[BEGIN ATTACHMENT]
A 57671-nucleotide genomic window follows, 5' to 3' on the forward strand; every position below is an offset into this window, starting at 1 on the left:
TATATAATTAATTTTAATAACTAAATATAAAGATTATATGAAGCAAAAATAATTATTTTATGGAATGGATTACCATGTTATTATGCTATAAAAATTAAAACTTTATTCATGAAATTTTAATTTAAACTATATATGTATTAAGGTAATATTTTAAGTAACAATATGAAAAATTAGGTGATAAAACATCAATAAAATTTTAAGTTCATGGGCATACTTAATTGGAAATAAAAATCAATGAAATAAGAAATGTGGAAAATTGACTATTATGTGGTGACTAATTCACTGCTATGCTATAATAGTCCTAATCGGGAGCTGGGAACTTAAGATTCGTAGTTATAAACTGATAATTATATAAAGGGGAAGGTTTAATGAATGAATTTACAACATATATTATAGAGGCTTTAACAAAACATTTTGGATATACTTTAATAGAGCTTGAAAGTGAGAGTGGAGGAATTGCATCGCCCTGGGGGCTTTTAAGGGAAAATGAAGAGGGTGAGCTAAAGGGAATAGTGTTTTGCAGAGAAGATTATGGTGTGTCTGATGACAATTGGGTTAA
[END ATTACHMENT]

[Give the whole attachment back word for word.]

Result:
A 57671-nucleotide genomic window follows, 5' to 3' on the forward strand; every position below is an offset into this window, starting at 1 on the left:
TATATAATTAATTTTAATAACTAAATATAAAGATTATATGAAGCAAAAATAATTATTTTATGGAATGGATTACCATGTTATTATGCTATAAAAATTAAAACTTTATTCATGAAATTTTAATTTAAACTATATATGTATTAAGGTAATATTTTAAGTAACAATATGAAAAATTAGGTGATAAAACATCAATAAAATTTTAAGTTCATGGGCATACTTAATTGGAAATAAAAATCAATGAAATAAGAAATGTGGAAAATTGACTATTATGTGGTGACTAATTCACTGCTATGCTATAATAGTCCTAATCGGGAGCTGGGAACTTAAGATTCGTAGTTATAAACTGATAATTATATAAAGGGGAAGGTTTAATGAATGAATTTACAACATATATTATAGAGGCTTTAACAAAACATTTTGGATATACTTTAATAGAGCTTGAAAGTGAGAGTGGAGGAATTGCATCGCCCTGGGGGCTTTTAAGGGAAAATGAAGAGGGTGAGCTAAAGGGAATAGTGTTTTGCAGAGAAGATTATGGTGTGTCTGATGACAATTGGGTTAA